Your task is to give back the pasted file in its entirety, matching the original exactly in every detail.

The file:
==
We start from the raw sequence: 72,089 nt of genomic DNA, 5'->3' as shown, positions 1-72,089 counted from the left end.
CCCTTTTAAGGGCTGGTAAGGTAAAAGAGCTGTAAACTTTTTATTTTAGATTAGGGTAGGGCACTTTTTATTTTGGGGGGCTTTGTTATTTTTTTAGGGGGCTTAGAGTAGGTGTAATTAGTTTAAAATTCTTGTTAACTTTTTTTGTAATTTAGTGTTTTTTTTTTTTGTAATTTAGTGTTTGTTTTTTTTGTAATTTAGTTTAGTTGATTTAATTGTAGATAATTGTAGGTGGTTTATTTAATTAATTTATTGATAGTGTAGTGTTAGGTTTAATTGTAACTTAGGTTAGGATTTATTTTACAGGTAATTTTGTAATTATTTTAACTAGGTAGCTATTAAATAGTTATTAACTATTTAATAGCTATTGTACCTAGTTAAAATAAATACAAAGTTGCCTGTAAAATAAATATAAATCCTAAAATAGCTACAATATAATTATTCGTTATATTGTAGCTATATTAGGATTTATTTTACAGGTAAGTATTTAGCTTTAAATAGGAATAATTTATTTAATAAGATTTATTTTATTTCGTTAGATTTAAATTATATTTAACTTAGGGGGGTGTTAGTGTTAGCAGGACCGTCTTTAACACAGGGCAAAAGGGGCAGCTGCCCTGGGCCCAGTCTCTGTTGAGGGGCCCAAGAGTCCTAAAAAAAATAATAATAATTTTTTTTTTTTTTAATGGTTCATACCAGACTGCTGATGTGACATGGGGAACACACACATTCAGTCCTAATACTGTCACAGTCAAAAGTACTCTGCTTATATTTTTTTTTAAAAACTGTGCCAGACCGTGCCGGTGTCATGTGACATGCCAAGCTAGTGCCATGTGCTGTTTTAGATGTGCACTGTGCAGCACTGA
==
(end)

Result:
We start from the raw sequence: 72,089 nt of genomic DNA, 5'->3' as shown, positions 1-72,089 counted from the left end.
CCCTTTTAAGGGCTGGTAAGGTAAAAGAGCTGTAAACTTTTTATTTTAGATTAGGGTAGGGCACTTTTTATTTTGGGGGGCTTTGTTATTTTTTTAGGGGGCTTAGAGTAGGTGTAATTAGTTTAAAATTCTTGTTAACTTTTTTTGTAATTTAGTGTTTTTTTTTTTTGTAATTTAGTGTTTGTTTTTTTTGTAATTTAGTTTAGTTGATTTAATTGTAGATAATTGTAGGTGGTTTATTTAATTAATTTATTGATAGTGTAGTGTTAGGTTTAATTGTAACTTAGGTTAGGATTTATTTTACAGGTAATTTTGTAATTATTTTAACTAGGTAGCTATTAAATAGTTATTAACTATTTAATAGCTATTGTACCTAGTTAAAATAAATACAAAGTTGCCTGTAAAATAAATATAAATCCTAAAATAGCTACAATATAATTATTCGTTATATTGTAGCTATATTAGGATTTATTTTACAGGTAAGTATTTAGCTTTAAATAGGAATAATTTATTTAATAAGATTTATTTTATTTCGTTAGATTTAAATTATATTTAACTTAGGGGGGTGTTAGTGTTAGCAGGACCGTCTTTAACACAGGGCAAAAGGGGCAGCTGCCCTGGGCCCAGTCTCTGTTGAGGGGCCCAAGAGTCCTAAAAAAAATAATAATAATTTTTTTTTTTTTTAATGGTTCATACCAGACTGCTGATGTGACATGGGGAACACACACATTCAGTCCTAATACTGTCACAGTCAAAAGTACTCTGCTTATATTTTTTTTTAAAAACTGTGCCAGACCGTGCCGGTGTCATGTGACATGCCAAGCTAGTGCCATGTGCTGTTTTAGATGTGCACTGTGCAGCACTGA